• We’re Not Really Strangers
    • My friend received this game as a gift and we’ve actually used it at Bible study for an ice breaker question! It has everything from silly surface level questions to thought-provoking questions that reveal a lot about the person who answers.
  • RBG – I Dissent Board Game
    • I know what you’re thinking: a political game during the holidays in 2020??? Are you CRAZY? But fear not, this game is about voting on the issues that truly matter, like if you think hot dogs are sandwiches or whether or not cats are total jerks. It keeps things interesting without permanently breaking any families up.
  • Awkward Family Photos Greatest Hits Game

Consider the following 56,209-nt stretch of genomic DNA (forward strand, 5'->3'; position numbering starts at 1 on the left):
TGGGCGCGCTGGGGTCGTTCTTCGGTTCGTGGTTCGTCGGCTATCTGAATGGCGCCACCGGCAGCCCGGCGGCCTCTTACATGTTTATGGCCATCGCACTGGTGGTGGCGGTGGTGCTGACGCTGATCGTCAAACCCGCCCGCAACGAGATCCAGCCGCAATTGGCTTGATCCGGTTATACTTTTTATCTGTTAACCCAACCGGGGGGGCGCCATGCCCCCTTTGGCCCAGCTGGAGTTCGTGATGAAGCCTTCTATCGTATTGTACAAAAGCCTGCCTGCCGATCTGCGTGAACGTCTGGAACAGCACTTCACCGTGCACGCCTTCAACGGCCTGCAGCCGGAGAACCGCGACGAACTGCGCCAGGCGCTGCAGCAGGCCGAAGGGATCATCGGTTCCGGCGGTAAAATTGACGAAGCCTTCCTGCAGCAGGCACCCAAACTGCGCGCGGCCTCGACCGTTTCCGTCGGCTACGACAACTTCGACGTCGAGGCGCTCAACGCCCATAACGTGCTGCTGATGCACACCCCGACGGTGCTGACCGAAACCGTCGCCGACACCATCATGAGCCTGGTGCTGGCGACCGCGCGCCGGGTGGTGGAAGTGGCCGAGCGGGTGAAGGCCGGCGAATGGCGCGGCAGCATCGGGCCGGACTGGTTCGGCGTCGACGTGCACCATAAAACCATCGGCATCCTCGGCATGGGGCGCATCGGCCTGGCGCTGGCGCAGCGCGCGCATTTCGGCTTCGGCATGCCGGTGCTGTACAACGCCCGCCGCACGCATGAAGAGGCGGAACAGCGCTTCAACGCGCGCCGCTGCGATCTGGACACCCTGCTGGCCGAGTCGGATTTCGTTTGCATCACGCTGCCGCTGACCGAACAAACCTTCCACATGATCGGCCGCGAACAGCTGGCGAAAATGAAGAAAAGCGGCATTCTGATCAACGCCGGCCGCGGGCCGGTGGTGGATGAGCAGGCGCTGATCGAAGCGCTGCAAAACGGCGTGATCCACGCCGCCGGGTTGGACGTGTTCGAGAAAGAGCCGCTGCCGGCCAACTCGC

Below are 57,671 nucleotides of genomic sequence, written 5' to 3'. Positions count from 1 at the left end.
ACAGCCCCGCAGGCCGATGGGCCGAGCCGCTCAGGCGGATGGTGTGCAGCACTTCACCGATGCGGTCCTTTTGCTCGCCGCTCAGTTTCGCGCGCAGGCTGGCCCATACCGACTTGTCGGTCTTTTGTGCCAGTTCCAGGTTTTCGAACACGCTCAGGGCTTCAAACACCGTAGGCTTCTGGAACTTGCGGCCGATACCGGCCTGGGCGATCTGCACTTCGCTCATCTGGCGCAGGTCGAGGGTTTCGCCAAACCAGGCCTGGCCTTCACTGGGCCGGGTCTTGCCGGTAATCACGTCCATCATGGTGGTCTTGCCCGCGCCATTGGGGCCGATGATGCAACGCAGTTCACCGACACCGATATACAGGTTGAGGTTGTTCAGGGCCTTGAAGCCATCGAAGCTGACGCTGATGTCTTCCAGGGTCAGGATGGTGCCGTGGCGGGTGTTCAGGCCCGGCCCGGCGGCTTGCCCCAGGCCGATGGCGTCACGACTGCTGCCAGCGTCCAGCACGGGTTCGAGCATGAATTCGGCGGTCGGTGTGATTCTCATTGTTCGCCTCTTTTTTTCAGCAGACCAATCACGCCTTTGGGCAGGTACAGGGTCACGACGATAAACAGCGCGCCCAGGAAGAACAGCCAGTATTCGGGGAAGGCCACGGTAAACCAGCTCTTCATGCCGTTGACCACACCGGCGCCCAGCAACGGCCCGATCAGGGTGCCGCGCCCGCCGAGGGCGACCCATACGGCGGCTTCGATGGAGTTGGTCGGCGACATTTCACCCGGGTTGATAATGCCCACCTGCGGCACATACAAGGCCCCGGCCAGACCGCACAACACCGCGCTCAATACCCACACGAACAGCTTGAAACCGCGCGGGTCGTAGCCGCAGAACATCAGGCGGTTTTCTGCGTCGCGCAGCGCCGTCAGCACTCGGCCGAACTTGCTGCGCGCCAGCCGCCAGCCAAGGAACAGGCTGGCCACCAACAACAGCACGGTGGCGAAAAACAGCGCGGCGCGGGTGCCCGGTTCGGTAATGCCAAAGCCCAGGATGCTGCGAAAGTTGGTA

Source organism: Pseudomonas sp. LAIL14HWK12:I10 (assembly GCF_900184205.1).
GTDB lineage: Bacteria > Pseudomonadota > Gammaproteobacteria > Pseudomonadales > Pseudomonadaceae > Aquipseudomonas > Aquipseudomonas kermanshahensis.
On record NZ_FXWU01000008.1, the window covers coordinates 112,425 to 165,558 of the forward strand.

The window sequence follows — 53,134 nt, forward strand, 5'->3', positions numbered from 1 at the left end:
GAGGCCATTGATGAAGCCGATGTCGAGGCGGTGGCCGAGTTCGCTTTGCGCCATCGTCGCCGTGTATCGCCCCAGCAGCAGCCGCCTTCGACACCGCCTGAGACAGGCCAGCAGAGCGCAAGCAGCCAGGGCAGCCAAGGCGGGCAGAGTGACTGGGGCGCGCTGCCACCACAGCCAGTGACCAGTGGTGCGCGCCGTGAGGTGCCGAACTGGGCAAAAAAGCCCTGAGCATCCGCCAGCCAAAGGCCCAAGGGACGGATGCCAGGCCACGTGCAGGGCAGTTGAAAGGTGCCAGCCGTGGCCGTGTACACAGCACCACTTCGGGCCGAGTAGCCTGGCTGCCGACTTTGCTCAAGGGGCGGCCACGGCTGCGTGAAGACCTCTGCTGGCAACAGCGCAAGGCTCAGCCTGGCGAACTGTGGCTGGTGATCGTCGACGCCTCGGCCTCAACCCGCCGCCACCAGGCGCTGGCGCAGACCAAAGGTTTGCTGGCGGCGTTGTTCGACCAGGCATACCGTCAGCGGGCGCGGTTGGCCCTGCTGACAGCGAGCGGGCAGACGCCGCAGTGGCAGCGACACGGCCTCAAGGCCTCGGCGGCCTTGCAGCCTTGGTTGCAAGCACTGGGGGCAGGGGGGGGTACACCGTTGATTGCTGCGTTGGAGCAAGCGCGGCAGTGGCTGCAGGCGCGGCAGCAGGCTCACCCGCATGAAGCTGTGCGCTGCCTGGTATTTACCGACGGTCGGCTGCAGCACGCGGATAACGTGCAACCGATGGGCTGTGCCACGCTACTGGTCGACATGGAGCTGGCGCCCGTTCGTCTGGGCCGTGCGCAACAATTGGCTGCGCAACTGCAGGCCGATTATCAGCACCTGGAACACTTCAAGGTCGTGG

• What is better than an awkward family photo game with your own family? I am personally very excited for this one, as someone who has been forced into many a family photo. Granted, ours are nowhere near as awkward as those featured in this game, but that’s exactly why I’m eager to compete to caption them.
  • Incohearant
    • You might have seen those Instagram filters where people read funky phrases out loud to reveal their homophonic meanings. This is the card game, competitive version!
  • New Phone Who Dis?
    • Ok so this one will probably a game the siblings play after mom and dad go to bed… It’s a game similar to Cards Against Humanity where you compete to create the funniest text message thread. I’m slightly afraid to see how dark my siblings’ humor can get, but also excited?

I know Christmas might be hard this year for a lot of folks. I encourage you to reach out to loved ones if you’re feeling anxious or need some support, whether financial, emotional or logistical. I hope everyone has a safe and happy holiday season. Let me know what you’re doing for holiday cheer at the end of an admittedly difficult year.

Published by Leah Cioth

Lover of coffee, writing and uncontainable joy